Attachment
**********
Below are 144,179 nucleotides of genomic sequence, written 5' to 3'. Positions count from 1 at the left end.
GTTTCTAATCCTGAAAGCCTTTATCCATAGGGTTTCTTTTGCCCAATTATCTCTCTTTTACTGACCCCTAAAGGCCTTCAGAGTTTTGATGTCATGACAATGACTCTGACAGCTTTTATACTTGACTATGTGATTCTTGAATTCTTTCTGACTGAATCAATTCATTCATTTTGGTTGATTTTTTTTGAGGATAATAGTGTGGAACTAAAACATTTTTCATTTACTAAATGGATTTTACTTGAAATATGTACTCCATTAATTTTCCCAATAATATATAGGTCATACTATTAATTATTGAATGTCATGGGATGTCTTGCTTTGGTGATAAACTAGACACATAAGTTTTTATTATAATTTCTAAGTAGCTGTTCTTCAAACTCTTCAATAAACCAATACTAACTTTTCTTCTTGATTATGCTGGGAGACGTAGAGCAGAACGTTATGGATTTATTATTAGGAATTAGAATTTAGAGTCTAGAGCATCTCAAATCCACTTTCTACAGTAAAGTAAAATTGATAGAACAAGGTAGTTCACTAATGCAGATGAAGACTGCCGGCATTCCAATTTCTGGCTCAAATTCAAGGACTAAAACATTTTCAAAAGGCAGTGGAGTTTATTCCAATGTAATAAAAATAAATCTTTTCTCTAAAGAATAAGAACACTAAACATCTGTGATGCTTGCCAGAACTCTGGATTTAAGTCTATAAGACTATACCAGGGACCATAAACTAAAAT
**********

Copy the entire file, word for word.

Below are 144,179 nucleotides of genomic sequence, written 5' to 3'. Positions count from 1 at the left end.
GTTTCTAATCCTGAAAGCCTTTATCCATAGGGTTTCTTTTGCCCAATTATCTCTCTTTTACTGACCCCTAAAGGCCTTCAGAGTTTTGATGTCATGACAATGACTCTGACAGCTTTTATACTTGACTATGTGATTCTTGAATTCTTTCTGACTGAATCAATTCATTCATTTTGGTTGATTTTTTTTGAGGATAATAGTGTGGAACTAAAACATTTTTCATTTACTAAATGGATTTTACTTGAAATATGTACTCCATTAATTTTCCCAATAATATATAGGTCATACTATTAATTATTGAATGTCATGGGATGTCTTGCTTTGGTGATAAACTAGACACATAAGTTTTTATTATAATTTCTAAGTAGCTGTTCTTCAAACTCTTCAATAAACCAATACTAACTTTTCTTCTTGATTATGCTGGGAGACGTAGAGCAGAACGTTATGGATTTATTATTAGGAATTAGAATTTAGAGTCTAGAGCATCTCAAATCCACTTTCTACAGTAAAGTAAAATTGATAGAACAAGGTAGTTCACTAATGCAGATGAAGACTGCCGGCATTCCAATTTCTGGCTCAAATTCAAGGACTAAAACATTTTCAAAAGGCAGTGGAGTTTATTCCAATGTAATAAAAATAAATCTTTTCTCTAAAGAATAAGAACACTAAACATCTGTGATGCTTGCCAGAACTCTGGATTTAAGTCTATAAGACTATACCAGGGACCATAAACTAAAAT